Spring application context example - using Spring in a standalone Java application

Spring application context FAQ: Can you provide an example of using a Spring application context file in a standalone Java application?

Sure. Here's an example of a simple Java program where I load a Spring application context file using the ClassPathXmlApplicationContext method. This is a typical way of loading the application context file in a Spring standalone application, i.e., something like a Swing application or some other standalone Java application (some form of client or server) started from a Java jar file.

In the example program shown below I load the Spring application context file (applicationContext.xml) almost immediately after the main method is started, and then I instantiate (create) a couple of Java beans whose definitions are stored in the Spring application context file.

The example Spring standalone application

Here's a simple example Java standalone program that loads my Spring application context file and creates a few beans from the application context file:

package com.devdaily.springtest1;

import com.devdaily.springtest1.dao.FileEventDao;
import com.devdaily.springtest1.bean.FileEventType;
import org.springframework.context.support.ClassPathXmlApplicationContext;

public class SpringApplicationContextExample

  public static void main (String[] args)
    new Main();

  public SpringApplicationContextExample()
    // open/read the application context file
    ClassPathXmlApplicationContext ctx = new ClassPathXmlApplicationContext("applicationContext.xml");

    // instantiate our spring dao object from the application context
    FileEventDao fileEventDao = (FileEventDao)ctx.getBean("fileEventDao");

    // create a FileEventType object from the application context
    FileEventType fileEventType = (FileEventType)ctx.getBean("fileEventType");

    // insert the file event with the spring dao


The Spring application context file

This Java source code won't make a great deal of sense without also seeing the contents of the application context file that goes with this program, so here's the source code for the corresponding Spring applicationContext.xml file:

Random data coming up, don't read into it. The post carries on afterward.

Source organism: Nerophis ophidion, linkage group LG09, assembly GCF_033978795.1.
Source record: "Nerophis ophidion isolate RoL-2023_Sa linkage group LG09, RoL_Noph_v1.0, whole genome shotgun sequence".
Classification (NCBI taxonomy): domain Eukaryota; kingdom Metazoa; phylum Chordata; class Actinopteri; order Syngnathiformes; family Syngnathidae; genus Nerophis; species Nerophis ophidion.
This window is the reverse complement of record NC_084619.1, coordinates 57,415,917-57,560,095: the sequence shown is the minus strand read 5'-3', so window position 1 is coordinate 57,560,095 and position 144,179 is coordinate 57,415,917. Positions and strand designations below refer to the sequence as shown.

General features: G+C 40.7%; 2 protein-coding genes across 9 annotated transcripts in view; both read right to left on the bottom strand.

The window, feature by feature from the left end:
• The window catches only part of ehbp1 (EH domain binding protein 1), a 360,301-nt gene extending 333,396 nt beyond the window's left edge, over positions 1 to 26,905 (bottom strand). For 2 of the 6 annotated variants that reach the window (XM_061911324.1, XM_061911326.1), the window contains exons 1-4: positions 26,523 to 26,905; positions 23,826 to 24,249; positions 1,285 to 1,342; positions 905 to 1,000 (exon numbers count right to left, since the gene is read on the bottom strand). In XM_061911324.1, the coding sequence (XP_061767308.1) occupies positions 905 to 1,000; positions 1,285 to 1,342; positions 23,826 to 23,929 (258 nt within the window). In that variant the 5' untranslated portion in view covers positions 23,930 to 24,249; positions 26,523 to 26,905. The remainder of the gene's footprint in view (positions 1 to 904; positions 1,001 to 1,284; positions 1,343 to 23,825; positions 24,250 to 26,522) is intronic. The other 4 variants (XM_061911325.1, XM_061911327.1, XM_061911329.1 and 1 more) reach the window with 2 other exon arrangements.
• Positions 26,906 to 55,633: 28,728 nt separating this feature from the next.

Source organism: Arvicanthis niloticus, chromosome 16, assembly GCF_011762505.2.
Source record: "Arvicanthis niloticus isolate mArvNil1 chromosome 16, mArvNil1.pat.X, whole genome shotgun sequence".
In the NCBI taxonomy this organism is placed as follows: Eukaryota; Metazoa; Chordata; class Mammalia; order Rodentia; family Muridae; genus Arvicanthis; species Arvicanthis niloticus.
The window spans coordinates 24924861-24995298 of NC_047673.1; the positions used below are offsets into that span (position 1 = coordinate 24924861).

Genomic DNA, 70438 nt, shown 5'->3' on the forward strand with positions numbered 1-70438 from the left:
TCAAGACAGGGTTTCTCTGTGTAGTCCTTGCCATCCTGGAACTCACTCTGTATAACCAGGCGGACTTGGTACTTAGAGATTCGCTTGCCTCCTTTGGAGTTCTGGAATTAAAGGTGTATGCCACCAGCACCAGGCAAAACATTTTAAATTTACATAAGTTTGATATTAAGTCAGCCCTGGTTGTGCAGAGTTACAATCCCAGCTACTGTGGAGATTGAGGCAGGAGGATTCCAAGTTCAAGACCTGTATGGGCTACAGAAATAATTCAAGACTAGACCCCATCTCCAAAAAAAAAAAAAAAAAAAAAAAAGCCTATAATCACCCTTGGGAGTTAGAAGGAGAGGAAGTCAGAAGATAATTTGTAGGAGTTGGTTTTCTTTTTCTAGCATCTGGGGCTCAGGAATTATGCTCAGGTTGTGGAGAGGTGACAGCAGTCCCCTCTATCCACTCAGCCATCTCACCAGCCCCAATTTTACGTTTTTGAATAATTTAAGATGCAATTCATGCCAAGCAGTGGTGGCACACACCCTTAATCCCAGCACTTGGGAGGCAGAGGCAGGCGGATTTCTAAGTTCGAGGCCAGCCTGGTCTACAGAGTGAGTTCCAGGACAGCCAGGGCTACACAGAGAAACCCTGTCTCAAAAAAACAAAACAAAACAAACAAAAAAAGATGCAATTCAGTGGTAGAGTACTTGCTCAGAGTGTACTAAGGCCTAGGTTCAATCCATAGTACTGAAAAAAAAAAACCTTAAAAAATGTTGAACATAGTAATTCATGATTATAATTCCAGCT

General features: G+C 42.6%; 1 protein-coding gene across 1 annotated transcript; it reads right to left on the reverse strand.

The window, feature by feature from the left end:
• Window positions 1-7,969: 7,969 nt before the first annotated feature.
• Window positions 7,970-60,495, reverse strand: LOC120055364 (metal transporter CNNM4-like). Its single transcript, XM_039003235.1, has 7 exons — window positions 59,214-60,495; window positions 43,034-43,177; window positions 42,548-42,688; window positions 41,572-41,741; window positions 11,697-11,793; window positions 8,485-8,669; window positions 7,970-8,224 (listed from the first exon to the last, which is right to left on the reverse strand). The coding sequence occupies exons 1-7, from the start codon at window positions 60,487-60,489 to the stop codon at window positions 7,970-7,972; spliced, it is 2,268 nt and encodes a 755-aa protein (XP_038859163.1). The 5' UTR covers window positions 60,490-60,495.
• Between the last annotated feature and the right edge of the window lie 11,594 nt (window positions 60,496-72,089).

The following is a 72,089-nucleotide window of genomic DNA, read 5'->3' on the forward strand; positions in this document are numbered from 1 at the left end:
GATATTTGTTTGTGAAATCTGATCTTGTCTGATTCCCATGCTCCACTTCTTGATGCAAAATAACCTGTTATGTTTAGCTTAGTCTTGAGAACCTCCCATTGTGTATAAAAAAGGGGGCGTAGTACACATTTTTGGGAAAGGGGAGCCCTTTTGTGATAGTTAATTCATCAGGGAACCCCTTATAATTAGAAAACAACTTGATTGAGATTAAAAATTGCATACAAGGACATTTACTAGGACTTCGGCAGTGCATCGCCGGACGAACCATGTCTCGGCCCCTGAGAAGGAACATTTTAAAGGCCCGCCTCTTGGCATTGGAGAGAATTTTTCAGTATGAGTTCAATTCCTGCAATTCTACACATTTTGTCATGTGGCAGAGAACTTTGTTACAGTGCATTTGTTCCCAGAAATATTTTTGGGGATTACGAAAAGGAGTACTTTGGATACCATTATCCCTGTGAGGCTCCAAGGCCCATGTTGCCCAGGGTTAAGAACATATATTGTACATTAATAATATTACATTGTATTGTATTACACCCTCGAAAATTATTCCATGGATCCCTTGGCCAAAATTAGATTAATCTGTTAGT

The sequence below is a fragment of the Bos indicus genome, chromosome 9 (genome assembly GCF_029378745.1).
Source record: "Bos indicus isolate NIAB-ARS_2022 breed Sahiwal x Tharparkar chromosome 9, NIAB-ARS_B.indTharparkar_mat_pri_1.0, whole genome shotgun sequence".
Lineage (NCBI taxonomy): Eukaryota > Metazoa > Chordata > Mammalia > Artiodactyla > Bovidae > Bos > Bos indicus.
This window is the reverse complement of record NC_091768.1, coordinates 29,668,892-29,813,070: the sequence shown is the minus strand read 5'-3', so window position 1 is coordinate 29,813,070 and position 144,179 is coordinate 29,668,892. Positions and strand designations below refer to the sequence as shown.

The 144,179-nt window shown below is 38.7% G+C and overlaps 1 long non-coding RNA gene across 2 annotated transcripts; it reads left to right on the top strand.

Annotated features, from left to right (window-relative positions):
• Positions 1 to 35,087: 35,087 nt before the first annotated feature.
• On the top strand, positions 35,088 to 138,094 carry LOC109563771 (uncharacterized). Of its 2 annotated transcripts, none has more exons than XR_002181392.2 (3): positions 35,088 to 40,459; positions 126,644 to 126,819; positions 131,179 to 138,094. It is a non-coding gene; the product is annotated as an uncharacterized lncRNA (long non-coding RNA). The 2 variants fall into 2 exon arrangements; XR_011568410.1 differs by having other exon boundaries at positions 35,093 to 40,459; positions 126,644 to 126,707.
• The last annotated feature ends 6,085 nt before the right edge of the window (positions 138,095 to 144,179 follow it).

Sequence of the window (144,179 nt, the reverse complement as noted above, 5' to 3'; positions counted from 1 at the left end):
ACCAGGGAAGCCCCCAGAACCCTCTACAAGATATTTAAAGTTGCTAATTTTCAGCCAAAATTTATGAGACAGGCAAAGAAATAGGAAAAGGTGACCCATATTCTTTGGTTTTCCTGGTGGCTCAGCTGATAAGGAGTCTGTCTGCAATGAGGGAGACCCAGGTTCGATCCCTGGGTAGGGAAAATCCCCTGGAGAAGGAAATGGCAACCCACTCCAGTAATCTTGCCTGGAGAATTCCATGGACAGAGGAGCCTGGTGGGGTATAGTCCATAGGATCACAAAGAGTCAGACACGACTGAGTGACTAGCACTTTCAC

<?xml version="1.0" encoding="UTF-8"?>
<!DOCTYPE beans PUBLIC "-//SPRING//DTD BEAN//EN" "http://www.springframework.org/dtd/spring-beans.dtd">


  <bean id="fileEventType" class="com.devdaily.springtest1.bean.FileEventType">
    <property name="eventType" value="10"/>
    <property name="description" value="A sample description here"/>

  <bean id="fileEventDao" class="com.devdaily.springtest1.dao.FileEventDao">
    <property name="dataSource" ref="basicDataSource"/>

  <bean id="basicDataSource" class="org.apache.commons.dbcp.BasicDataSource">
    <property name="driverClassName" value="com.mysql.jdbc.Driver" />
    <property name="url" value="jdbc:mysql://localhost/my_database" />
    <property name="username" value="my_username" />
    <property name="password" value="my_password" />
    <property name="initialSize" value="3" />
    <property name="maxActive" value="10" />


How the Spring application context file is loaded

Because I'm using the Spring ClassPathXmlApplicationContext method to load my applicationContext.xml file in this example application, all I have to do for this to work is make sure the applicationContext.xml file is in my classpath when I run my Java application. If your CLASSPATH includes your current directory there's really nothing you have to do.

(For a web application this is as simple as making sure this file ends up in the WEB-INF/classes folder, BUT, for web applications you don't really want to take this approach to loading your application context file. I'll discuss that approach in another tutorial.)

One other thing I should note is that some of this Spring application context file refers to a MySQL database setup, and requires the Apache Commons connection pooling library. If you're interested in seeing how this sample program works but you're not interested in connecting to a database, just remove all those lines and try to load your own beans from your own definitions.